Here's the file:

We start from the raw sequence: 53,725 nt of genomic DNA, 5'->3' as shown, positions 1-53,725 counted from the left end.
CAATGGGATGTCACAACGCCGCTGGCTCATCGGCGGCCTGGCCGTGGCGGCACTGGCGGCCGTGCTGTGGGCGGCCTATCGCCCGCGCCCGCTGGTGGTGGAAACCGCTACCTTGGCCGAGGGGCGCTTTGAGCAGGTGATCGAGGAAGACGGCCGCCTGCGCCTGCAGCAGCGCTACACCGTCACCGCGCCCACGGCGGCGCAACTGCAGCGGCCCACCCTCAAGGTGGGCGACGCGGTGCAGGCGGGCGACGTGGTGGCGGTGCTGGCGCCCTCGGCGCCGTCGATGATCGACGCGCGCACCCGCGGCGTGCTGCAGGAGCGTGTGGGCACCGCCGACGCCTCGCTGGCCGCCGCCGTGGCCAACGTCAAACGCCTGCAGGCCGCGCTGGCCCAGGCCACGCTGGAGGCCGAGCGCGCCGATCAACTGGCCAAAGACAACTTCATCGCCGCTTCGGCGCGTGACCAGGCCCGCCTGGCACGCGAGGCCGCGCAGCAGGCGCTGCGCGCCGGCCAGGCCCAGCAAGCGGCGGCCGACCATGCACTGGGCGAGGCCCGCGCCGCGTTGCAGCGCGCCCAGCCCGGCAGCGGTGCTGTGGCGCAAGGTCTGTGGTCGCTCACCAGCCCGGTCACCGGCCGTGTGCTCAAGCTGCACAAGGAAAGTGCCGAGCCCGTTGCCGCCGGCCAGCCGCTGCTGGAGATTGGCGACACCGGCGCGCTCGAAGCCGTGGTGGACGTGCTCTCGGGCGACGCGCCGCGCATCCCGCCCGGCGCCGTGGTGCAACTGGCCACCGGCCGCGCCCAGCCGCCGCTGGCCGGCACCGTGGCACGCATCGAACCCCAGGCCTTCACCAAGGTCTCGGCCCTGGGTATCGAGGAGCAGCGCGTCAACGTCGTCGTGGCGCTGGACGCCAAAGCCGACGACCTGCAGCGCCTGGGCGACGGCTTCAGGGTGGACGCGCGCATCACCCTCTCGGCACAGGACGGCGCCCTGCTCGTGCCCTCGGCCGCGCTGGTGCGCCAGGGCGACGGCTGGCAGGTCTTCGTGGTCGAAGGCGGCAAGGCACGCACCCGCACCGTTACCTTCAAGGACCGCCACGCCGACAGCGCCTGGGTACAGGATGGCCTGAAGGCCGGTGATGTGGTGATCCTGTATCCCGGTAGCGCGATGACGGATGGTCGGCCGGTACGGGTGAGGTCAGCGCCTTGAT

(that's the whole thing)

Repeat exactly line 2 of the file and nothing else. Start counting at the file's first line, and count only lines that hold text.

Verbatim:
CAATGGGATGTCACAACGCCGCTGGCTCATCGGCGGCCTGGCCGTGGCGGCACTGGCGGCCGTGCTGTGGGCGGCCTATCGCCCGCGCCCGCTGGTGGTGGAAACCGCTACCTTGGCCGAGGGGCGCTTTGAGCAGGTGATCGAGGAAGACGGCCGCCTGCGCCTGCAGCAGCGCTACACCGTCACCGCGCCCACGGCGGCGCAACTGCAGCGGCCCACCCTCAAGGTGGGCGACGCGGTGCAGGCGGGCGACGTGGTGGCGGTGCTGGCGCCCTCGGCGCCGTCGATGATCGACGCGCGCACCCGCGGCGTGCTGCAGGAGCGTGTGGGCACCGCCGACGCCTCGCTGGCCGCCGCCGTGGCCAACGTCAAACGCCTGCAGGCCGCGCTGGCCCAGGCCACGCTGGAGGCCGAGCGCGCCGATCAACTGGCCAAAGACAACTTCATCGCCGCTTCGGCGCGTGACCAGGCCCGCCTGGCACGCGAGGCCGCGCAGCAGGCGCTGCGCGCCGGCCAGGCCCAGCAAGCGGCGGCCGACCATGCACTGGGCGAGGCCCGCGCCGCGTTGCAGCGCGCCCAGCCCGGCAGCGGTGCTGTGGCGCAAGGTCTGTGGTCGCTCACCAGCCCGGTCACCGGCCGTGTGCTCAAGCTGCACAAGGAAAGTGCCGAGCCCGTTGCCGCCGGCCAGCCGCTGCTGGAGATTGGCGACACCGGCGCGCTCGAAGCCGTGGTGGACGTGCTCTCGGGCGACGCGCCGCGCATCCCGCCCGGCGCCGTGGTGCAACTGGCCACCGGCCGCGCCCAGCCGCCGCTGGCCGGCACCGTGGCACGCATCGAACCCCAGGCCTTCACCAAGGTCTCGGCCCTGGGTATCGAGGAGCAGCGCGTCAACGTCGTCGTGGCGCTGGACGCCAAAGCCGACGACCTGCAGCGCCTGGGCGACGGCTTCAGGGTGGACGCGCGCATCACCCTCTCGGCACAGGACGGCGCCCTGCTCGTGCCCTCGGCCGCGCTGGTGCGCCAGGGCGACGGCTGGCAGGTCTTCGTGGTCGAAGGCGGCAAGGCACGCACCCGCACCGTTACCTTCAAGGACCGCCACGCCGACAGCGCCTGGGTACAGGATGGCCTGAAGGCCGGTGATGTGGTGATCCTGTATCCCGGTAGCGCGATGACGGATGGTCGGCCGGTACGGGTGAGGTCAGCGCCTTGAT